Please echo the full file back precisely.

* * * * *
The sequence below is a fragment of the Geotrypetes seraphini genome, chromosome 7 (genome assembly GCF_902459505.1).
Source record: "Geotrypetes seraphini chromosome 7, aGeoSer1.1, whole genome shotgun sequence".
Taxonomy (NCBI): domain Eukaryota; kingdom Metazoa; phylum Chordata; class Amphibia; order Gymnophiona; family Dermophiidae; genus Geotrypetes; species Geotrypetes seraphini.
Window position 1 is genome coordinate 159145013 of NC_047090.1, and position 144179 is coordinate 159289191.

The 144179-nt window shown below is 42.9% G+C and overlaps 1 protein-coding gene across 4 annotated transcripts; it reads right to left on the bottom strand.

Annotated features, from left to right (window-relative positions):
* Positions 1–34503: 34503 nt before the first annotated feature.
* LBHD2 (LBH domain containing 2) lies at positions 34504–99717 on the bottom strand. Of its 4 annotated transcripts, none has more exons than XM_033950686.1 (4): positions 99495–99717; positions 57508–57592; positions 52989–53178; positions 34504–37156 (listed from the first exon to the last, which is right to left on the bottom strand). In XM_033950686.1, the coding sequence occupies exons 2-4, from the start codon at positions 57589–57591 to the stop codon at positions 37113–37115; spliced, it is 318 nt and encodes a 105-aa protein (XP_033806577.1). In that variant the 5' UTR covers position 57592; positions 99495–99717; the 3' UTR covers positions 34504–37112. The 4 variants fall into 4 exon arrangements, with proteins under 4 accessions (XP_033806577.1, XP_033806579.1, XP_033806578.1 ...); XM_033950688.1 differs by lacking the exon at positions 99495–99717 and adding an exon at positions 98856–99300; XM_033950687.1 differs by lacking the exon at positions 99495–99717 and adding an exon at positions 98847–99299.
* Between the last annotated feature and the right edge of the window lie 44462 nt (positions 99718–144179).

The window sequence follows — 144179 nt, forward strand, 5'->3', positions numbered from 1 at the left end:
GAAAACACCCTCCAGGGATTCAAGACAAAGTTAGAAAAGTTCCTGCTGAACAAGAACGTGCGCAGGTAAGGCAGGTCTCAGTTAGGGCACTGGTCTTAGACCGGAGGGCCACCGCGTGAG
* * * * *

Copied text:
The sequence below is a fragment of the Geotrypetes seraphini genome, chromosome 7 (genome assembly GCF_902459505.1).
Source record: "Geotrypetes seraphini chromosome 7, aGeoSer1.1, whole genome shotgun sequence".
Taxonomy (NCBI): domain Eukaryota; kingdom Metazoa; phylum Chordata; class Amphibia; order Gymnophiona; family Dermophiidae; genus Geotrypetes; species Geotrypetes seraphini.
Window position 1 is genome coordinate 159145013 of NC_047090.1, and position 144179 is coordinate 159289191.

The 144179-nt window shown below is 42.9% G+C and overlaps 1 protein-coding gene across 4 annotated transcripts; it reads right to left on the bottom strand.

Annotated features, from left to right (window-relative positions):
* Positions 1–34503: 34503 nt before the first annotated feature.
* LBHD2 (LBH domain containing 2) lies at positions 34504–99717 on the bottom strand. Of its 4 annotated transcripts, none has more exons than XM_033950686.1 (4): positions 99495–99717; positions 57508–57592; positions 52989–53178; positions 34504–37156 (listed from the first exon to the last, which is right to left on the bottom strand). In XM_033950686.1, the coding sequence occupies exons 2-4, from the start codon at positions 57589–57591 to the stop codon at positions 37113–37115; spliced, it is 318 nt and encodes a 105-aa protein (XP_033806577.1). In that variant the 5' UTR covers position 57592; positions 99495–99717; the 3' UTR covers positions 34504–37112. The 4 variants fall into 4 exon arrangements, with proteins under 4 accessions (XP_033806577.1, XP_033806579.1, XP_033806578.1 ...); XM_033950688.1 differs by lacking the exon at positions 99495–99717 and adding an exon at positions 98856–99300; XM_033950687.1 differs by lacking the exon at positions 99495–99717 and adding an exon at positions 98847–99299.
* Between the last annotated feature and the right edge of the window lie 44462 nt (positions 99718–144179).

The window sequence follows — 144179 nt, forward strand, 5'->3', positions numbered from 1 at the left end:
GAAAACACCCTCCAGGGATTCAAGACAAAGTTAGAAAAGTTCCTGCTGAACAAGAACGTGCGCAGGTAAGGCAGGTCTCAGTTAGGGCACTGGTCTTAGACCGGAGGGCCACCGCGTGAG